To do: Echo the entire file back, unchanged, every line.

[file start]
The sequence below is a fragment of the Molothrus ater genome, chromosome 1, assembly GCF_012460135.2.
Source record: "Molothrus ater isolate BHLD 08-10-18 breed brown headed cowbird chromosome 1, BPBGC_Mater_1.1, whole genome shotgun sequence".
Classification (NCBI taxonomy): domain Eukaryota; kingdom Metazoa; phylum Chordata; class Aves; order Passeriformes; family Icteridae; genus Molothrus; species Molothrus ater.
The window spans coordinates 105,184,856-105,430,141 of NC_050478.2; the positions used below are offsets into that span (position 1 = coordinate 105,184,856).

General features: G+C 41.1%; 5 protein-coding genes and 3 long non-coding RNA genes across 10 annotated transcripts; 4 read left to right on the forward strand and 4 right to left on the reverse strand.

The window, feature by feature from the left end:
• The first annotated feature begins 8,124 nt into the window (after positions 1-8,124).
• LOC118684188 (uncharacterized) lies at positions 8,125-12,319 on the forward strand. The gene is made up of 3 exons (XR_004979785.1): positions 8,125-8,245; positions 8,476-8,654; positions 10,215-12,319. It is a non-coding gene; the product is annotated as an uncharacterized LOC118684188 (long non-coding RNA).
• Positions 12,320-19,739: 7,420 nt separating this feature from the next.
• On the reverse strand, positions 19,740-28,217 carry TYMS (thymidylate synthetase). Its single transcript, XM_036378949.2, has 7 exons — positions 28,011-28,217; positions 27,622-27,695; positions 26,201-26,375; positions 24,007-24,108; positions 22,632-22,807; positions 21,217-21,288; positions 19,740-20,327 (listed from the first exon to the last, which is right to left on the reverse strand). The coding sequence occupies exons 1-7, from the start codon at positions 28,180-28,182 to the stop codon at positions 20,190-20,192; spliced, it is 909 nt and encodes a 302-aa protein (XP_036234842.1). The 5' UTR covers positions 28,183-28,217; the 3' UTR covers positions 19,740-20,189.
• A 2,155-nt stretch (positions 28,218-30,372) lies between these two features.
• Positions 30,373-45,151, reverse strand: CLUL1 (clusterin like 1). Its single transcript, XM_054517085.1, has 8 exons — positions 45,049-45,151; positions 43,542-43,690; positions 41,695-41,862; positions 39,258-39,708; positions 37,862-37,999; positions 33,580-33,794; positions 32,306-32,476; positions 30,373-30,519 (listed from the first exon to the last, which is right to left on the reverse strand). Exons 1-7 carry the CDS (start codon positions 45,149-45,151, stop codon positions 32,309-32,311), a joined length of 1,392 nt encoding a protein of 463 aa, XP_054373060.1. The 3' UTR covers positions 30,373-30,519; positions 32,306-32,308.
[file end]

The sequence below is a fragment of the Molothrus ater genome, chromosome 1, assembly GCF_012460135.2.
Source record: "Molothrus ater isolate BHLD 08-10-18 breed brown headed cowbird chromosome 1, BPBGC_Mater_1.1, whole genome shotgun sequence".
Classification (NCBI taxonomy): domain Eukaryota; kingdom Metazoa; phylum Chordata; class Aves; order Passeriformes; family Icteridae; genus Molothrus; species Molothrus ater.
The window spans coordinates 105,184,856-105,430,141 of NC_050478.2; the positions used below are offsets into that span (position 1 = coordinate 105,184,856).

General features: G+C 41.1%; 5 protein-coding genes and 3 long non-coding RNA genes across 10 annotated transcripts; 4 read left to right on the forward strand and 4 right to left on the reverse strand.

The window, feature by feature from the left end:
• The first annotated feature begins 8,124 nt into the window (after positions 1-8,124).
• LOC118684188 (uncharacterized) lies at positions 8,125-12,319 on the forward strand. The gene is made up of 3 exons (XR_004979785.1): positions 8,125-8,245; positions 8,476-8,654; positions 10,215-12,319. It is a non-coding gene; the product is annotated as an uncharacterized LOC118684188 (long non-coding RNA).
• Positions 12,320-19,739: 7,420 nt separating this feature from the next.
• On the reverse strand, positions 19,740-28,217 carry TYMS (thymidylate synthetase). Its single transcript, XM_036378949.2, has 7 exons — positions 28,011-28,217; positions 27,622-27,695; positions 26,201-26,375; positions 24,007-24,108; positions 22,632-22,807; positions 21,217-21,288; positions 19,740-20,327 (listed from the first exon to the last, which is right to left on the reverse strand). The coding sequence occupies exons 1-7, from the start codon at positions 28,180-28,182 to the stop codon at positions 20,190-20,192; spliced, it is 909 nt and encodes a 302-aa protein (XP_036234842.1). The 5' UTR covers positions 28,183-28,217; the 3' UTR covers positions 19,740-20,189.
• A 2,155-nt stretch (positions 28,218-30,372) lies between these two features.
• Positions 30,373-45,151, reverse strand: CLUL1 (clusterin like 1). Its single transcript, XM_054517085.1, has 8 exons — positions 45,049-45,151; positions 43,542-43,690; positions 41,695-41,862; positions 39,258-39,708; positions 37,862-37,999; positions 33,580-33,794; positions 32,306-32,476; positions 30,373-30,519 (listed from the first exon to the last, which is right to left on the reverse strand). Exons 1-7 carry the CDS (start codon positions 45,149-45,151, stop codon positions 32,309-32,311), a joined length of 1,392 nt encoding a protein of 463 aa, XP_054373060.1. The 3' UTR covers positions 30,373-30,519; positions 32,306-32,308.